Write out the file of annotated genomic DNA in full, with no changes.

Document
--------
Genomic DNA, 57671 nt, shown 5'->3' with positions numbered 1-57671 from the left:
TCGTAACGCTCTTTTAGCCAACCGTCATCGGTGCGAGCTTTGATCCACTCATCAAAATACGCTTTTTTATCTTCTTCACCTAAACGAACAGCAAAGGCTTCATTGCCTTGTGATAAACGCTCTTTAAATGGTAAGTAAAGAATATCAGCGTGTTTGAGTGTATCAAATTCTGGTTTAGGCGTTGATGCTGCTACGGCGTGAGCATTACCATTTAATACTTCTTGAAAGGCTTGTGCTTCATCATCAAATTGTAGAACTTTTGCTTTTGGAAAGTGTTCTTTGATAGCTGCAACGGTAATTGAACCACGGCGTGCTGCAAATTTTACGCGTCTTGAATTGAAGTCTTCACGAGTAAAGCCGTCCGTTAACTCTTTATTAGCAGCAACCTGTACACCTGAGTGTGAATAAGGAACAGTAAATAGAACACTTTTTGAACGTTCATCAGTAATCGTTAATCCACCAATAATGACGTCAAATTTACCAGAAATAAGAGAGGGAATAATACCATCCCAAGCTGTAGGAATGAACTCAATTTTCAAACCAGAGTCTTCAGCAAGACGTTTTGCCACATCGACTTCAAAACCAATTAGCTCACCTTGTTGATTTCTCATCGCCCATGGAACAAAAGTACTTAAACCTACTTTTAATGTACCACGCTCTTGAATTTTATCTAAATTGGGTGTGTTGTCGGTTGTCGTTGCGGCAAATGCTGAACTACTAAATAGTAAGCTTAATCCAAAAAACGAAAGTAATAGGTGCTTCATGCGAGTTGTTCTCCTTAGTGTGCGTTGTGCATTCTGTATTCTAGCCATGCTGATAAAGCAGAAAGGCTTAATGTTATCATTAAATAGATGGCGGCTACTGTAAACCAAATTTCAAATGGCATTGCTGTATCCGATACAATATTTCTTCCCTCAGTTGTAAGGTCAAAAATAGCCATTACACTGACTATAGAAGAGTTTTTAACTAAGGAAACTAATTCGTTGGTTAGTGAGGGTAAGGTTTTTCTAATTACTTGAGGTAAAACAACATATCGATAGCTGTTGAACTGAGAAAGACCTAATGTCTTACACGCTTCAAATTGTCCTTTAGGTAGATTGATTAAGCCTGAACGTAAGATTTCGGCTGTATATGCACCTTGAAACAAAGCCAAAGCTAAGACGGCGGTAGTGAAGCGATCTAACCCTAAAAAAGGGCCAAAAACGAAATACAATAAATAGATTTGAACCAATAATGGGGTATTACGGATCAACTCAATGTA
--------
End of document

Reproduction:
Genomic DNA, 57671 nt, shown 5'->3' with positions numbered 1-57671 from the left:
TCGTAACGCTCTTTTAGCCAACCGTCATCGGTGCGAGCTTTGATCCACTCATCAAAATACGCTTTTTTATCTTCTTCACCTAAACGAACAGCAAAGGCTTCATTGCCTTGTGATAAACGCTCTTTAAATGGTAAGTAAAGAATATCAGCGTGTTTGAGTGTATCAAATTCTGGTTTAGGCGTTGATGCTGCTACGGCGTGAGCATTACCATTTAATACTTCTTGAAAGGCTTGTGCTTCATCATCAAATTGTAGAACTTTTGCTTTTGGAAAGTGTTCTTTGATAGCTGCAACGGTAATTGAACCACGGCGTGCTGCAAATTTTACGCGTCTTGAATTGAAGTCTTCACGAGTAAAGCCGTCCGTTAACTCTTTATTAGCAGCAACCTGTACACCTGAGTGTGAATAAGGAACAGTAAATAGAACACTTTTTGAACGTTCATCAGTAATCGTTAATCCACCAATAATGACGTCAAATTTACCAGAAATAAGAGAGGGAATAATACCATCCCAAGCTGTAGGAATGAACTCAATTTTCAAACCAGAGTCTTCAGCAAGACGTTTTGCCACATCGACTTCAAAACCAATTAGCTCACCTTGTTGATTTCTCATCGCCCATGGAACAAAAGTACTTAAACCTACTTTTAATGTACCACGCTCTTGAATTTTATCTAAATTGGGTGTGTTGTCGGTTGTCGTTGCGGCAAATGCTGAACTACTAAATAGTAAGCTTAATCCAAAAAACGAAAGTAATAGGTGCTTCATGCGAGTTGTTCTCCTTAGTGTGCGTTGTGCATTCTGTATTCTAGCCATGCTGATAAAGCAGAAAGGCTTAATGTTATCATTAAATAGATGGCGGCTACTGTAAACCAAATTTCAAATGGCATTGCTGTATCCGATACAATATTTCTTCCCTCAGTTGTAAGGTCAAAAATAGCCATTACACTGACTATAGAAGAGTTTTTAACTAAGGAAACTAATTCGTTGGTTAGTGAGGGTAAGGTTTTTCTAATTACTTGAGGTAAAACAACATATCGATAGCTGTTGAACTGAGAAAGACCTAATGTCTTACACGCTTCAAATTGTCCTTTAGGTAGATTGATTAAGCCTGAACGTAAGATTTCGGCTGTATATGCACCTTGAAACAAAGCCAAAGCTAAGACGGCGGTAGTGAAGCGATCTAACCCTAAAAAAGGGCCAAAAACGAAATACAATAAATAGATTTGAACCAATAATGGGGTATTACGGATCAACTCAATGTA